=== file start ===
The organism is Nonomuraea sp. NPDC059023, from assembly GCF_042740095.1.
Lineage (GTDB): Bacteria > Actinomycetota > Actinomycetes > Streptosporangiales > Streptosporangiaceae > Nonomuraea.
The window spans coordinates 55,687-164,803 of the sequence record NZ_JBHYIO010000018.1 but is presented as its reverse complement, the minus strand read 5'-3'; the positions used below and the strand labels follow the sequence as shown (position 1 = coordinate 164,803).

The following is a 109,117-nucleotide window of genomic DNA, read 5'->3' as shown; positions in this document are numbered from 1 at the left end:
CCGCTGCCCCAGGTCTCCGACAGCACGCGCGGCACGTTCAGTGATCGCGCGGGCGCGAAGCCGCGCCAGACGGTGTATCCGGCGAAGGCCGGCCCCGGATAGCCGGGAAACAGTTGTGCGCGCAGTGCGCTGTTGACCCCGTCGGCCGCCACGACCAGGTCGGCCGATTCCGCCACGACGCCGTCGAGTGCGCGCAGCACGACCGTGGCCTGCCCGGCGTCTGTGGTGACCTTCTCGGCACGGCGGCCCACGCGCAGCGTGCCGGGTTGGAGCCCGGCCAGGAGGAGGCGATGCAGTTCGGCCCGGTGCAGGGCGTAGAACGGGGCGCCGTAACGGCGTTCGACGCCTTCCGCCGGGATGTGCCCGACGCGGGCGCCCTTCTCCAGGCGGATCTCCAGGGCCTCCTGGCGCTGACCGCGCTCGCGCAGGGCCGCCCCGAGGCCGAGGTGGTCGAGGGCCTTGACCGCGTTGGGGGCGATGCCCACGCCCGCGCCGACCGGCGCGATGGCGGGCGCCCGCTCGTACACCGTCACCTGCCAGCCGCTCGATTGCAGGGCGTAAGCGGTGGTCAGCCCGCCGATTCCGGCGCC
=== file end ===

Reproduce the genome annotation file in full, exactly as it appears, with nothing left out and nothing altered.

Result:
The organism is Nonomuraea sp. NPDC059023, from assembly GCF_042740095.1.
Lineage (GTDB): Bacteria > Actinomycetota > Actinomycetes > Streptosporangiales > Streptosporangiaceae > Nonomuraea.
The window spans coordinates 55,687-164,803 of the sequence record NZ_JBHYIO010000018.1 but is presented as its reverse complement, the minus strand read 5'-3'; the positions used below and the strand labels follow the sequence as shown (position 1 = coordinate 164,803).

The following is a 109,117-nucleotide window of genomic DNA, read 5'->3' as shown; positions in this document are numbered from 1 at the left end:
CCGCTGCCCCAGGTCTCCGACAGCACGCGCGGCACGTTCAGTGATCGCGCGGGCGCGAAGCCGCGCCAGACGGTGTATCCGGCGAAGGCCGGCCCCGGATAGCCGGGAAACAGTTGTGCGCGCAGTGCGCTGTTGACCCCGTCGGCCGCCACGACCAGGTCGGCCGATTCCGCCACGACGCCGTCGAGTGCGCGCAGCACGACCGTGGCCTGCCCGGCGTCTGTGGTGACCTTCTCGGCACGGCGGCCCACGCGCAGCGTGCCGGGTTGGAGCCCGGCCAGGAGGAGGCGATGCAGTTCGGCCCGGTGCAGGGCGTAGAACGGGGCGCCGTAACGGCGTTCGACGCCTTCCGCCGGGATGTGCCCGACGCGGGCGCCCTTCTCCAGGCGGATCTCCAGGGCCTCCTGGCGCTGACCGCGCTCGCGCAGGGCCGCCCCGAGGCCGAGGTGGTCGAGGGCCTTGACCGCGTTGGGGGCGATGCCCACGCCCGCGCCGACCGGCGCGATGGCGGGCGCCCGCTCGTACACCGTCACCTGCCAGCCGCTCGATTGCAGGGCGTAAGCGGTGGTCAGCCCGCCGATTCCGGCGCC